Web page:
Does Anyone Really Care Where Google Places Its Privacy Policy?

from the isn't-it-more-important-what's-in-it? dept

In the past, we’ve discovered that most people don’t read a website’s privacy policy, and many (incorrectly) assume that as long as a site has a privacy policy, then it means that the site will keep their info private — even if the policy is to say the exact opposite. Basically, what this means is privacy policies are almost entirely meaningless. Yet, some still think they’re important for show. Even more than that, they think that where you put the privacy policy matters. And that’s put Google into a bit of a bind, as it tries to join the Network Advertising Initiative, a trade group that sets standards relating to how companies collect data for advertising purposes. The problem is that one of the NAI’s principles is that the proper thing to do is put a link to your privacy policy on the homepage — something that Google refuses to do. Google, of course, takes the look and feel of its front page rather seriously, and refuses to clutter it with anything it feels is unnecessary (other than the copyright notice, which was added after tests showed people didn’t know if the page had finished loading).

All in all this seems like a totally pointless debate. As Google points out, if you want to find Google’s privacy policy from the front page, the easiest thing to do is type “google’s privacy policy” into the search box and you’ll get there fast enough. Luckily, it looks like the NAI will likely relent and allow Google to join. However, isn’t it about time that a trade group like this actually focused on things that mattered — such as what’s actually in a privacy policy, or whether companies live up to it (or whether users care), rather than where the privacy policy is linked?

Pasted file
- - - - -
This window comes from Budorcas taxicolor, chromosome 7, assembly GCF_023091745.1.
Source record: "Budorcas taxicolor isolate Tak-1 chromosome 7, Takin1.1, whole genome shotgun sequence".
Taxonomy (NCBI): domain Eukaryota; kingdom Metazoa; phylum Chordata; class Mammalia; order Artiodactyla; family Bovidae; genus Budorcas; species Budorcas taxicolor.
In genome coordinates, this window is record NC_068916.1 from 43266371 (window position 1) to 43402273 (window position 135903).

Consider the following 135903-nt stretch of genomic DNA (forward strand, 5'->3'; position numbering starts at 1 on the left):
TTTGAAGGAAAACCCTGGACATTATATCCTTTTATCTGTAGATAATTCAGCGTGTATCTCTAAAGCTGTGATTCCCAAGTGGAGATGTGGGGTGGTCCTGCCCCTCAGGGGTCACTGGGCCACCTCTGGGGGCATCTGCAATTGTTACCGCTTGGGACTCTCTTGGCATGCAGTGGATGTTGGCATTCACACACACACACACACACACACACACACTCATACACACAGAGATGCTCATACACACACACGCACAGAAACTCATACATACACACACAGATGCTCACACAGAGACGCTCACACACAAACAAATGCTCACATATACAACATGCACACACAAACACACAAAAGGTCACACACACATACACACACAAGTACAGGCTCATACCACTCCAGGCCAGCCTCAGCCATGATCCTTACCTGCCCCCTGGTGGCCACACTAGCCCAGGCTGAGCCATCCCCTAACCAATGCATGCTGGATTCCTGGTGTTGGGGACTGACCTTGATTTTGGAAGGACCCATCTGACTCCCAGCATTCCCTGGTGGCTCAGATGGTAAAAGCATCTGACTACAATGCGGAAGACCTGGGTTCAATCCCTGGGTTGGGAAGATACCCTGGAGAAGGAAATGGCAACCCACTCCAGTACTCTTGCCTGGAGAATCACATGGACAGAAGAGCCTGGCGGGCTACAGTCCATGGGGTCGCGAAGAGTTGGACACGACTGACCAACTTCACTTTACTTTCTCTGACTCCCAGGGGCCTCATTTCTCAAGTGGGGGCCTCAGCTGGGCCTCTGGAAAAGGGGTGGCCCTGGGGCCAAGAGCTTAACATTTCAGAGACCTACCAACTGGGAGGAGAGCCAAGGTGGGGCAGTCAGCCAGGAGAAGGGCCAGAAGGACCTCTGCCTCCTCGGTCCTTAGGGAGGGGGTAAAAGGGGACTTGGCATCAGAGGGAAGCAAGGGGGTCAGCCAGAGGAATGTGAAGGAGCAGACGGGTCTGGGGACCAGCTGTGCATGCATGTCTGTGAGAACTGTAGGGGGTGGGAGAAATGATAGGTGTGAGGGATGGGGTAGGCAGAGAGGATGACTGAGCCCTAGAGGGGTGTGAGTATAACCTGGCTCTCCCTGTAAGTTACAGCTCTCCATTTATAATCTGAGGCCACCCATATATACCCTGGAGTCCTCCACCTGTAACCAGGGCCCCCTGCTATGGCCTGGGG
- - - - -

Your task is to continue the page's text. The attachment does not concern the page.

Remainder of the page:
Filed Under: ,
Companies: google, network advertising initiative

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Comments on “Does Anyone Really Care Where Google Places Its Privacy Policy?”

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Anon says:

Readability Issue

A friend of mine did some research (informal) where he fed the privacy policies of 10 popular websites into an application that discerned the reading education level of the text.

He found that all of them were at a higher reading level than 90% of the US population.

So figuring out how easy they are to find may not matter much.

Petréa Mitchell says:

I'd like to tell Google where to place its privacy policy

Sorry, but a headline like that cries out for a response…

If people expect to find a privacy policy through a link on the front page, then yes, it does matter, as it will be too big a cognitive shift for people to type “google’s privacy policy” into the search box.

The question is whether people are used to looking for a privacy policy at all, or whether they don’t take them seriously. I’m sure someone out there is doing some research on that.

Anonymous Coward (user link) says:

Sounds like a case of petulance

It’s dumb of them to fight this hard for their “beautiful clean home page” when they have links to all kinds of stuff on their home page including the ridiculous “I’m feeling lucky” button. Sure they think that button is cute but how useful is it really?

And they had no problems finding room for links to advertising and business options so they should suck it up an add the privacy policy just like they have at the bottom of the iGoogle home page

I’m a Google fan but it is pretty clear from the above that the only reason they are protesting is because of a petulant “we are Google and we hate being told what to do” attitude.

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